I want to go to you now Anna for the latest on China' situation in Shanghai. You've been following this for us for weeks now. And we have a mixed picture, right. We're hearing that perhaps some restaurants and stores will reopen. What does that mean for these residents that are still on lockdown?

ANNA COREN, CNN CORRESPONDENT: These residents, 25 million of them Paula, are still in lockdown. They are entering the seventh week. I mean it really is mind-boggling. But the Shanghai government has come out and announced a three-stage plan to return to normalcy.

As you say, reopening supermarkets, shopping malls, barbershops, you know, to get back to normal. This, of course is all conditional on eradicating COVID. Now this plan has been met, as you can imagine with skepticism from the people of Shanghai. You know, I spoke to one resident this morning, Paula, who said, you know, a couple of weeks ago at the beginning of this pandemic, we would've welcomed this news. We would've been excited about the fact that Shanghai was about to reopen.

She said, it's no point, even hoping that this is going to happen. You know, we're talking about the middle of next month. Shanghai, Paula has announced 938 cases on Sunday. I should mention, that's the first time that it's dropped below, you know, that thousand number mark since late March.

Now, compare that to Beijing, which recorded 54 cases on Sunday and we're seeing a ramping up of restrictions there. People talking about a soft lockdown in certain districts. We know that something like 20 million people have already gone through like 15 rounds of mass testing. The government has announced another further three rounds of mass testing this coming week.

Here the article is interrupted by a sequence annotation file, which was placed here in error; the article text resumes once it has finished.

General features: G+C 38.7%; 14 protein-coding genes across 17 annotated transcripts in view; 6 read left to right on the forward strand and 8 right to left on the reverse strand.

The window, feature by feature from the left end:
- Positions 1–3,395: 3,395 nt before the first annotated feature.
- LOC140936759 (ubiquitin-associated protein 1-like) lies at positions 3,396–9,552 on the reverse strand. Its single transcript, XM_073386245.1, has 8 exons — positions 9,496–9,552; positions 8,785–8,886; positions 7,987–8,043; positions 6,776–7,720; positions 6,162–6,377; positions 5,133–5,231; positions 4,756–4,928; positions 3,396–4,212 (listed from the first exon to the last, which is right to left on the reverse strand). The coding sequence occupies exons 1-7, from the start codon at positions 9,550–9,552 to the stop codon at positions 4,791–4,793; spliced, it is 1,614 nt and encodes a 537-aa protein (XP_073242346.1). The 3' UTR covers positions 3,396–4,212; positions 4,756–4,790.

And I think, perhaps to really summarize where the government's mindset is in relation to its zero COVID strategy, they Asian Football Confederation Cup which China was supposed to host in June, July of next year, China has now announced that it is canceling those plans. That it won't go ahead with hosting this major event that's held every four years.

It was meant to be held in ten cities across China, but I think it really shows, you know,, how long the government thinks that the pandemic is going to affect China and its people, Paula.

NEWTON: Yes, indeed, and you can't blame those residents in Shanghai (INAUDIBLE) skeptical about what may happen even next month.

Anna Coren in Hong Kong, Blake Essig for us in Tokyo -- appreciate it.